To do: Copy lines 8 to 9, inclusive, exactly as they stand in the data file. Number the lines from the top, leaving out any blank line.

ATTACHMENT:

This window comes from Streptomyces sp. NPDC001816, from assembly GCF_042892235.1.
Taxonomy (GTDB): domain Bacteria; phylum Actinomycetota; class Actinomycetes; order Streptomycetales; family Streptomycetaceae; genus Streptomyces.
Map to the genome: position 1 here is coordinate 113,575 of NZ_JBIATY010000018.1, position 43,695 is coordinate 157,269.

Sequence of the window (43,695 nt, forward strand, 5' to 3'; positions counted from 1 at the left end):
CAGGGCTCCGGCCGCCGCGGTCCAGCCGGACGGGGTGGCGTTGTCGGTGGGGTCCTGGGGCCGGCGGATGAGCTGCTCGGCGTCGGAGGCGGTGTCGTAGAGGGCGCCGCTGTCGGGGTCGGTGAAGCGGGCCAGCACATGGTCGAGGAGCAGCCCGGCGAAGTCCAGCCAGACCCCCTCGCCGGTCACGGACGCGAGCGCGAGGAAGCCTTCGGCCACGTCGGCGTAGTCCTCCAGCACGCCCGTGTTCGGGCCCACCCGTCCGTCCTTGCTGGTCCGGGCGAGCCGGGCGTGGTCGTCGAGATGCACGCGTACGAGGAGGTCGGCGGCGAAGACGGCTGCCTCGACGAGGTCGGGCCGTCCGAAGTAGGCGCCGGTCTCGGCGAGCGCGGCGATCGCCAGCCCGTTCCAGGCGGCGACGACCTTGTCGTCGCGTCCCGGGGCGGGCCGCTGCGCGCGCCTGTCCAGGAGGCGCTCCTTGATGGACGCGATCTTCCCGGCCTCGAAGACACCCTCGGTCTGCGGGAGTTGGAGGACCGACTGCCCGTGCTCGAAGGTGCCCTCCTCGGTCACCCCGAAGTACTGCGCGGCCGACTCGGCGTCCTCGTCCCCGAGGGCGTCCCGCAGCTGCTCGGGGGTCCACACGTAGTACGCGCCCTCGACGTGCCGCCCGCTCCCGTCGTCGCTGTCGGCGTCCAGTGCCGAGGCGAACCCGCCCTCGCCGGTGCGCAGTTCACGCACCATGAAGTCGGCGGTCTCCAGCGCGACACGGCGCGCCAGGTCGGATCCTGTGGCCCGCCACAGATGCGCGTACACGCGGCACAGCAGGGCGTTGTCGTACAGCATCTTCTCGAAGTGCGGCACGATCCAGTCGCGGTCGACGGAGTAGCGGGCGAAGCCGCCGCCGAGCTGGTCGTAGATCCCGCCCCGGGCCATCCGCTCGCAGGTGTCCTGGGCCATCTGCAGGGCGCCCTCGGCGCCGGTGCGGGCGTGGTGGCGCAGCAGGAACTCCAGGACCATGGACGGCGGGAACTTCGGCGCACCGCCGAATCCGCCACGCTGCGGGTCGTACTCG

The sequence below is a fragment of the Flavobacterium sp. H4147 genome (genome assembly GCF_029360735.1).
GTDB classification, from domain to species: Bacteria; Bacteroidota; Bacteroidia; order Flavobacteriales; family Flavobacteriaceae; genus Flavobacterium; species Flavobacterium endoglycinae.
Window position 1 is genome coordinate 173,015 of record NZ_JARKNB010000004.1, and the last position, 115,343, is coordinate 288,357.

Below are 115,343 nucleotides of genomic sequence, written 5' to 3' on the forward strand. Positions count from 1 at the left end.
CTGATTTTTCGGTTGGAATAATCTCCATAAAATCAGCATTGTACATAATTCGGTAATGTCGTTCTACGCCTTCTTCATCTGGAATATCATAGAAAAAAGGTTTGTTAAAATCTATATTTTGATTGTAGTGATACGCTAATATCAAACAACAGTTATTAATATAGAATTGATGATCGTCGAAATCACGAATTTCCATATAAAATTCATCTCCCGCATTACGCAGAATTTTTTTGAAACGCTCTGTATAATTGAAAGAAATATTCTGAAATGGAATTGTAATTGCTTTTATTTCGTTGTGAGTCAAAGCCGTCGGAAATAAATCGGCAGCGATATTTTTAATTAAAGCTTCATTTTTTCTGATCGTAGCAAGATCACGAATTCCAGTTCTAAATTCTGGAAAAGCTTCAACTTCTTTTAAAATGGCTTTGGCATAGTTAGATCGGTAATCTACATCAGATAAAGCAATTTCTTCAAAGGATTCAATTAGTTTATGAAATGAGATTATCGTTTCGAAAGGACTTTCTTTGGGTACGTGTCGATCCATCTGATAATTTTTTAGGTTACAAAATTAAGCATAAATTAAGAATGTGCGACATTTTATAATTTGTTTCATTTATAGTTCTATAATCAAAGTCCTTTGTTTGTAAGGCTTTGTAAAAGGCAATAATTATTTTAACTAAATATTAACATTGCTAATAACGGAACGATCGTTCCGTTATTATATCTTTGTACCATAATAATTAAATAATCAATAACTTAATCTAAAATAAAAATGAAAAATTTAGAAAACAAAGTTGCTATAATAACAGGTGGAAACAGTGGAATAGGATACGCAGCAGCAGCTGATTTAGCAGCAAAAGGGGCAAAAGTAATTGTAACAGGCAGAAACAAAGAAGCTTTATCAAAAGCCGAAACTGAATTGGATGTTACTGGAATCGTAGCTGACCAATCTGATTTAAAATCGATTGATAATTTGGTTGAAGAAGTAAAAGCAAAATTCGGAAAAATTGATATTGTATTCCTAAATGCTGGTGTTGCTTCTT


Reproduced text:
Window position 1 is genome coordinate 173,015 of record NZ_JARKNB010000004.1, and the last position, 115,343, is coordinate 288,357.

Below are 115,343 nucleotides of genomic sequence, written 5' to 3' on the forward strand. Positions count from 1 at the left end.